Egypt: opposition even more determined after Morsi speech

Rebels say no to dialogue, issue post-Morsi roadmap

27 June, 15:26

    (ANSAmed) - CAIRO, JUNE 27 - The Egyptian opposition is even more determined to take to the streets and demand the resignation of President Mohamed Morsi following his Wednesday night speech to the nation.

    ''Once more, he proved he is not equal to the job'', National Salvation Front spokesman Khaled Daoud told ANSA. ''He made no new proposal. He lives outside reality, he has not understood how angry the Egyptian people are. What he said is ridiculous''.

    ''This speech proves we are on the right track'', tweeted Tamarod (Rebels) spokesman Mohamed Badr, whose movement is gathering millions of signatures asking Morsi to quit and calling for early presidential elections. ''Too late, no dialogue or negotiation with them''. Tamarod and other opposition groups yesterday launched the June 30 Front to coordinate upcoming protests and speak for those under its umbrella. It also issued a post-Morsi transition road map, Al Ahram online reported.

    The Front called for the appointment of an independent prime minister representing the opposition, who must not run for office in the next elections, to lead a technocratic government whose sole jobs will be to deal with the economic crisis and enact social justice measures.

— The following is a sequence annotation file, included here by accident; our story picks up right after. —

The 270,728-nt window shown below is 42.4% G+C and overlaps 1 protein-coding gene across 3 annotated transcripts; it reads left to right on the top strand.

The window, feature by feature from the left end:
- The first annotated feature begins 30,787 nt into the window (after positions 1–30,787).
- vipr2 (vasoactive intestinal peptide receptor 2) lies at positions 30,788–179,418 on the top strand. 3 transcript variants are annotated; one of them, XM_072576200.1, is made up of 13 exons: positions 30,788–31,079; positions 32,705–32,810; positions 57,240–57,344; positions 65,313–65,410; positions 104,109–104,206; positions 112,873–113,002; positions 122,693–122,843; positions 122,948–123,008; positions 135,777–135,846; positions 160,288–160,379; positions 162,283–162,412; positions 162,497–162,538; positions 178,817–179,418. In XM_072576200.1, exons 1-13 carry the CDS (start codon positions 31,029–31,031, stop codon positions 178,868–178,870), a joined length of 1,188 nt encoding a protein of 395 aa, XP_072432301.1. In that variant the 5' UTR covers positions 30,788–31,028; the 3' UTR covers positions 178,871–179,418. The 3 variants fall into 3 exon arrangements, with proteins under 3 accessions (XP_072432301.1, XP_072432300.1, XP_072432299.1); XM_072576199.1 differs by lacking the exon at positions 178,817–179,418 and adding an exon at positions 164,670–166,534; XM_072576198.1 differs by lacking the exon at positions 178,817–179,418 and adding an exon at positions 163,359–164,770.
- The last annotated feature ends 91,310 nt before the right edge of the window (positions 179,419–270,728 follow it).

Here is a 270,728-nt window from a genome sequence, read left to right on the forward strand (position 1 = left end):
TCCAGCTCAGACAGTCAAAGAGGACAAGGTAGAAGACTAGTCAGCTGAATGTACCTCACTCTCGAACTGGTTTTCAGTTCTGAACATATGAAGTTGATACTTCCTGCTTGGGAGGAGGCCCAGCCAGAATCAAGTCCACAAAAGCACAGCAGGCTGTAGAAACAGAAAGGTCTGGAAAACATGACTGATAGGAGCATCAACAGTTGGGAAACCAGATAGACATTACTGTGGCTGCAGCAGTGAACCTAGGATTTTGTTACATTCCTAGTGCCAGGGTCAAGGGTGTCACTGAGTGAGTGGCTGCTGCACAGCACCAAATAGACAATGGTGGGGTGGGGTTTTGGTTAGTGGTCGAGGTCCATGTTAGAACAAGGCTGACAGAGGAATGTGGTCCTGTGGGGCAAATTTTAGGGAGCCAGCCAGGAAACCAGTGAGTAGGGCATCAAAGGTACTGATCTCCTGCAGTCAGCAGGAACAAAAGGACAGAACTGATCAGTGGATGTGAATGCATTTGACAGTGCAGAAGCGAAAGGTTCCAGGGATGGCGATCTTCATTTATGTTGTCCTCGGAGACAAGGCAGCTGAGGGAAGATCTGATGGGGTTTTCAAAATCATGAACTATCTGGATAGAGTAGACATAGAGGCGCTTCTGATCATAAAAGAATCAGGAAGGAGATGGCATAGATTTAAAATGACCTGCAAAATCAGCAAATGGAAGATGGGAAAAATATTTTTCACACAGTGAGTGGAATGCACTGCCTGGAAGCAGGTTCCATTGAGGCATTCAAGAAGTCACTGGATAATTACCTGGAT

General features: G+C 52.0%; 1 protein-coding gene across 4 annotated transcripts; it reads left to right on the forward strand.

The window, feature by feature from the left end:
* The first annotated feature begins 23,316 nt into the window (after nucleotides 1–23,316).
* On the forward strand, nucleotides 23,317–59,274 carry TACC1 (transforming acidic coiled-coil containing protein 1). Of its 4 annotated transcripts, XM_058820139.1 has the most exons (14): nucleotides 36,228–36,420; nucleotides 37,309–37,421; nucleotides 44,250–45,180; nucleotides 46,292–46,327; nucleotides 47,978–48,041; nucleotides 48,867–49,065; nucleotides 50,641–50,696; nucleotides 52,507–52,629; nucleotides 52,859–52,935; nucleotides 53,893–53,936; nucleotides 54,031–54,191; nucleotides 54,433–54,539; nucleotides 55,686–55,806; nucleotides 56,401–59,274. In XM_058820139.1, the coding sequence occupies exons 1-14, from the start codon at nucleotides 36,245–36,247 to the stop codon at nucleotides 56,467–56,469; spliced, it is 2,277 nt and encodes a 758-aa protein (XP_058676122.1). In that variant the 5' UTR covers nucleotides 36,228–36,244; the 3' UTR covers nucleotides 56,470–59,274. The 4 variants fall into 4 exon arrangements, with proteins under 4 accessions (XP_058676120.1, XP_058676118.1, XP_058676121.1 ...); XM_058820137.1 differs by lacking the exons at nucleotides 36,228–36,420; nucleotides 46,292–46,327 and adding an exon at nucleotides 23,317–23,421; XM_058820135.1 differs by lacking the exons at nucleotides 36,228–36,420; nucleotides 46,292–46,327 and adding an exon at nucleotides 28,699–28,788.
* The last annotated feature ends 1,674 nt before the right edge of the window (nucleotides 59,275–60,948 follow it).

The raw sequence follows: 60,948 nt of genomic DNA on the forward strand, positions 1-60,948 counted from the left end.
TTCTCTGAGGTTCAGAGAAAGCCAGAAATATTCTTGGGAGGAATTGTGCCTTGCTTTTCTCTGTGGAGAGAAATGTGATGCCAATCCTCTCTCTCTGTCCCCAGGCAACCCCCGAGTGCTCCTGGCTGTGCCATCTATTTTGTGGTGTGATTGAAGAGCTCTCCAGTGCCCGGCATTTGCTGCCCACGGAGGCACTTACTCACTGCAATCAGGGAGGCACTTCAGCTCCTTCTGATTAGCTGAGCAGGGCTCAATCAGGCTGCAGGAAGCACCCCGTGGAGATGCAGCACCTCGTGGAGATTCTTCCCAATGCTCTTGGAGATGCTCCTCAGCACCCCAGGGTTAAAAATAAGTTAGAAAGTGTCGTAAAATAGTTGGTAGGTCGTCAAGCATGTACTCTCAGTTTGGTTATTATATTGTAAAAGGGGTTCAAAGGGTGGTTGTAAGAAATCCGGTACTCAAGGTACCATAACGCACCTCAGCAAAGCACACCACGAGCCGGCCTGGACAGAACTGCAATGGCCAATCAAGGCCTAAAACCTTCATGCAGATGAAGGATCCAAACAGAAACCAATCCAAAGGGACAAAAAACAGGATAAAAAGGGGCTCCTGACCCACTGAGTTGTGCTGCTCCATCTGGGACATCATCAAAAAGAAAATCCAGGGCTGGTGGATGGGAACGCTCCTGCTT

The current head of the Constitutional Court should step in as president ahead of new presidential elections within six months to be followed by legislative ones, Tamarod co-founder Mohamed Abdel Aziz said at a news briefing yesterday. The Front also called for the lawmaking Upper House to be dissolved and the suspension of the nation's fledgling Charter, which was approved by an Islamist-majority assembly and by popular referendum.

    The nation continues tense ahead of the June 30 anti-Morsi rallies, to take place on the first anniversary of his presidency. People are queuing at petrol stations and stocking up on food and torches, while daily brownouts stir discontent among crisis-battered Egyptians, especially the poorest.

    (ANSAmed).

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